I would like to thank the interviewers and the humanitarian entrants, all of whom volunteered their time and energies in allowing this study to be successfully undertaken and completed. I am also indebted to Jacob Oluwoye of the University of Technology, Sydney (UTS), and Frances Lovejoy of the University of New South Wales (UNSW) for their advice, comments and support as well as Charmaine Silove, also from UNSW, for her comments and editing the article. Finally, I would also like to extend my gratitude to the three anonymous reviewers for their constructive criticisms and recommendations.
The Economic Adjustment of Recently Arrived Bosnian, Afghan and Iraqi Refugees in Sydney, Australia1
Version of Record online: 23 FEB 2006
International Migration Review
Volume 35, Issue 2, pages 472–505, June 2001
How to Cite
Waxman, P. (2001), The Economic Adjustment of Recently Arrived Bosnian, Afghan and Iraqi Refugees in Sydney, Australia. International Migration Review, 35: 472–505. doi: 10.1111/j.1747-7379.2001.tb00026.x
- Issue online: 23 FEB 2006
- Version of Record online: 23 FEB 2006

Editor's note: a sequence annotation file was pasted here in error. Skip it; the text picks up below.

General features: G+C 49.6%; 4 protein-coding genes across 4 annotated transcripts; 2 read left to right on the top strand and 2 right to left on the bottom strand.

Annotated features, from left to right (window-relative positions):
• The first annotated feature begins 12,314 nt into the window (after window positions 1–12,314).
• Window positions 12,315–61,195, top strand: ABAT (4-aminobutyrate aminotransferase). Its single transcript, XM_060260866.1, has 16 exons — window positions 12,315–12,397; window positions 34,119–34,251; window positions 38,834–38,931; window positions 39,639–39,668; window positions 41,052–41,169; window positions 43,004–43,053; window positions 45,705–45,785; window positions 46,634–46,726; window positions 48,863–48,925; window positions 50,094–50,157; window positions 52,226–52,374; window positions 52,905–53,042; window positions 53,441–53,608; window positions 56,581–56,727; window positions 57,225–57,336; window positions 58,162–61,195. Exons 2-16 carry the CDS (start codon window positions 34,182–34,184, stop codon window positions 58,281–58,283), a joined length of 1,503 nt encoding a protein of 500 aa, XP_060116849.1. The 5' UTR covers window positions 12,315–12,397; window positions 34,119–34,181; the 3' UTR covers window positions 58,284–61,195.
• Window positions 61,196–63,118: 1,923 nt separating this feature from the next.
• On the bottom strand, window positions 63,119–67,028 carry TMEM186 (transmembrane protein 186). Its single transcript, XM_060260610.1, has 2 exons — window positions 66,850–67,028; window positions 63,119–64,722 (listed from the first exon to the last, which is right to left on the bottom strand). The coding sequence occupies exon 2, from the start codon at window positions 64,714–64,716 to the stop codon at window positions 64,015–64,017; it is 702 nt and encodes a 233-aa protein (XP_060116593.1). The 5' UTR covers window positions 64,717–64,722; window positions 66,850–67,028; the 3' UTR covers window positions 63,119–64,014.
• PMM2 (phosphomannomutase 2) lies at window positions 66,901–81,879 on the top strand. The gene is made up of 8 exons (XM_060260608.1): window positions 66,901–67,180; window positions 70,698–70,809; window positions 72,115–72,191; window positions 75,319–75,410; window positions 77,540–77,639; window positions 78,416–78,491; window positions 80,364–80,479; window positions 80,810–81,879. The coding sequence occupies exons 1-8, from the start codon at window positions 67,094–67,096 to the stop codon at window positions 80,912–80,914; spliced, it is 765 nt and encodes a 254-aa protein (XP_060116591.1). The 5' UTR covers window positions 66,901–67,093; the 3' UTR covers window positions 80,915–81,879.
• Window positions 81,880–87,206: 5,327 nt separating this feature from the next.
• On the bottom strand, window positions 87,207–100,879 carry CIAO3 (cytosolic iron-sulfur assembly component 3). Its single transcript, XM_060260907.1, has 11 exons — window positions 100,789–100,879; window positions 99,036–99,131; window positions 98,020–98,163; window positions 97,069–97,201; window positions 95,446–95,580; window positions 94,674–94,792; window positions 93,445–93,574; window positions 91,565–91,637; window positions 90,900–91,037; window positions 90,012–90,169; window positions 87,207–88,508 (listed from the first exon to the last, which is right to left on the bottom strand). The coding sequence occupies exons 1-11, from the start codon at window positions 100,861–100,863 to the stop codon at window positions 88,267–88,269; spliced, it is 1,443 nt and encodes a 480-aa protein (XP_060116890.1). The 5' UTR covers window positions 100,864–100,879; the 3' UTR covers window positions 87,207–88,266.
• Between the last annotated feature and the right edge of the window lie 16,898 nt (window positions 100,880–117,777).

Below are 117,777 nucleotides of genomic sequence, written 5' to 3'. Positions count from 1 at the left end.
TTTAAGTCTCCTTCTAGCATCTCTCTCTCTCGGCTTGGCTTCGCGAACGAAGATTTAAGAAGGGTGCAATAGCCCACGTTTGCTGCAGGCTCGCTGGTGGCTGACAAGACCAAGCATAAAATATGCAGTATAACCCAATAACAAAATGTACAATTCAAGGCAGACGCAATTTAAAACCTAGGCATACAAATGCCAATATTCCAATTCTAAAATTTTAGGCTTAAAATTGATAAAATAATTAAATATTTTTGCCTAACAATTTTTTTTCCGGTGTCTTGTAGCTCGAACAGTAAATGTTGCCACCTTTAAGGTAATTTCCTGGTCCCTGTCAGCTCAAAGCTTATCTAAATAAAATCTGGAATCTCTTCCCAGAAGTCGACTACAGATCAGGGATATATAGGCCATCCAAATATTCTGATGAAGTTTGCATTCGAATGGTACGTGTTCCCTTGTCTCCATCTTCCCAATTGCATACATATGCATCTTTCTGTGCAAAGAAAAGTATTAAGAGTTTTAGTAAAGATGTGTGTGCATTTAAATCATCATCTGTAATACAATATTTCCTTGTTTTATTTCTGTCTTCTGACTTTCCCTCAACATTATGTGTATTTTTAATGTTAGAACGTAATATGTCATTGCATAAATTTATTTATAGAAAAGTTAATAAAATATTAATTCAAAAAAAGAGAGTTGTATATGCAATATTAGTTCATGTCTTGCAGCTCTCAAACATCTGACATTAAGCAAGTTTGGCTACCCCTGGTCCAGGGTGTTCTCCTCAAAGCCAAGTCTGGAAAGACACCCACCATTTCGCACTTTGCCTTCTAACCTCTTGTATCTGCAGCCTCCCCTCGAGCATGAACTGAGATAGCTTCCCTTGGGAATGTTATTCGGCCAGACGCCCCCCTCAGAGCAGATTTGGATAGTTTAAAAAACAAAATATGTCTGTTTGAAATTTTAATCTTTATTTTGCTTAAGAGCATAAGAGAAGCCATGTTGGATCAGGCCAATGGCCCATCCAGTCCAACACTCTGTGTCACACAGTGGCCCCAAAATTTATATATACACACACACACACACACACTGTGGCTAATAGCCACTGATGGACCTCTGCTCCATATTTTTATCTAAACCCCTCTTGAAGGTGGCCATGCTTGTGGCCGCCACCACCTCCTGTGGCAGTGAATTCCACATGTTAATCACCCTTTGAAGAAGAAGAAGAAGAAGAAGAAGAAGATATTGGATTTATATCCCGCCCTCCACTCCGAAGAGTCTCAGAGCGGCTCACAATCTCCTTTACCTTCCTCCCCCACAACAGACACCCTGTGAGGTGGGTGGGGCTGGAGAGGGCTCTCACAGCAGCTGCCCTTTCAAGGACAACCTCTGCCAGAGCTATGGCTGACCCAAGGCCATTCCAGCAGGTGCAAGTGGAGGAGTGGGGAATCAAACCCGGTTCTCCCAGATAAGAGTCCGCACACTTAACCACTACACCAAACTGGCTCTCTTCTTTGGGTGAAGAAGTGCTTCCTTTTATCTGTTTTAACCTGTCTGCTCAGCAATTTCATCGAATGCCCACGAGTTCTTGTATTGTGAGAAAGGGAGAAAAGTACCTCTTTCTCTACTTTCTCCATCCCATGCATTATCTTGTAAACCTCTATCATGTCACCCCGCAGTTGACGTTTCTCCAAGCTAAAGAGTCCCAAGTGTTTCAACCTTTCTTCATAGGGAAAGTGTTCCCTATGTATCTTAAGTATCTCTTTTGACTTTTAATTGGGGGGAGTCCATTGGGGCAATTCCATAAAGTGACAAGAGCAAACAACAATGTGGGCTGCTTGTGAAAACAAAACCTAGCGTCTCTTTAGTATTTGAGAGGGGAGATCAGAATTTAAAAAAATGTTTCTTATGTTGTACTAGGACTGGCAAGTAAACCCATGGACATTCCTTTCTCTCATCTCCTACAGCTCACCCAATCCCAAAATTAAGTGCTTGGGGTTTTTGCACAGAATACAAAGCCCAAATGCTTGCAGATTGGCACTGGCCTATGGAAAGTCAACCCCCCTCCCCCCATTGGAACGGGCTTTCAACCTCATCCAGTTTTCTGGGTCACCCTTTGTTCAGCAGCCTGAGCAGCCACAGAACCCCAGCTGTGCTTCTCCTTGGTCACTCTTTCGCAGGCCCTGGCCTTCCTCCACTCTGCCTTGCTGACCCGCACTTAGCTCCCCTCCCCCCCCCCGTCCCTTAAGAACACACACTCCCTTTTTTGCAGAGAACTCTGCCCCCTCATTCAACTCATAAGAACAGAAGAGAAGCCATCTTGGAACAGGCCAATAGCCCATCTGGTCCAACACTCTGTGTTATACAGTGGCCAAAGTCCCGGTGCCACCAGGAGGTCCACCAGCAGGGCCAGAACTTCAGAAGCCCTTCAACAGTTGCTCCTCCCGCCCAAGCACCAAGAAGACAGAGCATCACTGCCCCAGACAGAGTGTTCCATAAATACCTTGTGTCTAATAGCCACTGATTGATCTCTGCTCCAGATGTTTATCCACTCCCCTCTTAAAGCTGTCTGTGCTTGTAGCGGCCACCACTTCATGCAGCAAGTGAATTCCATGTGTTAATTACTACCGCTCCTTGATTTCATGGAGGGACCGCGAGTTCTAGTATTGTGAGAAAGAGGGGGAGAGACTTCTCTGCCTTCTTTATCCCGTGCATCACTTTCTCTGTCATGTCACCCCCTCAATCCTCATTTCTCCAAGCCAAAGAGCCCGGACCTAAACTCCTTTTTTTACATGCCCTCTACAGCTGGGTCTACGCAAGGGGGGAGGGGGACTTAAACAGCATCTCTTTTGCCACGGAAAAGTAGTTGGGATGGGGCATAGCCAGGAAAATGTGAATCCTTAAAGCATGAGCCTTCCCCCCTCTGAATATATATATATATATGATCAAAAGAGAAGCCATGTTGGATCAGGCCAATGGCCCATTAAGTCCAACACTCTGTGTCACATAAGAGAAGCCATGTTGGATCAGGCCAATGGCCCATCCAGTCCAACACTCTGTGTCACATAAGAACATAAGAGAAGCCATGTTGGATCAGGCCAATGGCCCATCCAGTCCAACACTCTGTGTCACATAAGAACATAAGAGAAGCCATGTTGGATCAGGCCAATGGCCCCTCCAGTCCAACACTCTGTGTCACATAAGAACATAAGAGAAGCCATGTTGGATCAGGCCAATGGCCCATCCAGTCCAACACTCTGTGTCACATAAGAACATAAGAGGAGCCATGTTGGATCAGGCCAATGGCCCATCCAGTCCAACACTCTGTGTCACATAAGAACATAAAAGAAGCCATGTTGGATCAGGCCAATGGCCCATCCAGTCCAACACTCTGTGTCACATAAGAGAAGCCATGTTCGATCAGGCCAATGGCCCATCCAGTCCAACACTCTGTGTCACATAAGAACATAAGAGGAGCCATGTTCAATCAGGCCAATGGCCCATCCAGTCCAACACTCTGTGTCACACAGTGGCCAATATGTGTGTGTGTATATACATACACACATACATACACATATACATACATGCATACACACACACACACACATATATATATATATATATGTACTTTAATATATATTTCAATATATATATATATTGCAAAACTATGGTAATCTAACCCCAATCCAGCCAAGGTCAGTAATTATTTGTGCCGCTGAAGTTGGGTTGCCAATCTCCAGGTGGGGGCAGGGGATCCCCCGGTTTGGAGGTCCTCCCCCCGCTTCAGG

Research on the early settlement experience of refugees from Bosnia, Iraq and Afghanistan is absent, both in Australia and overseas. The current study, based on questionnaire results and the application of SPSS results, explores the impact that pre-migration and post-arrival experiences have on the initial post-arrival economic adjustment in Sydney, Australia of recently arrived refugees from these three countries. Guided by a summary of previous findings and surveyed results of key service providers in Sydney, two propositions based on pre-migration and post-migration background variables have been developed and tested with mixed results. As expected, there was a significant relationship between English language competency and the likelihood of being gainfully employed. However, there was, for example, no significant association between current employment status and the time spent in detention camp or the extent of negative exit conditions experienced, and there were no significant differences in employment outcomes for those with or without qualifications. This study concludes with a number of recommendations, in particular, the need for early intervention with adequate English language tuition, employment skills training and career counseling which could greatly assist humanitarian entrants in finding employment and reducing welfare dependence.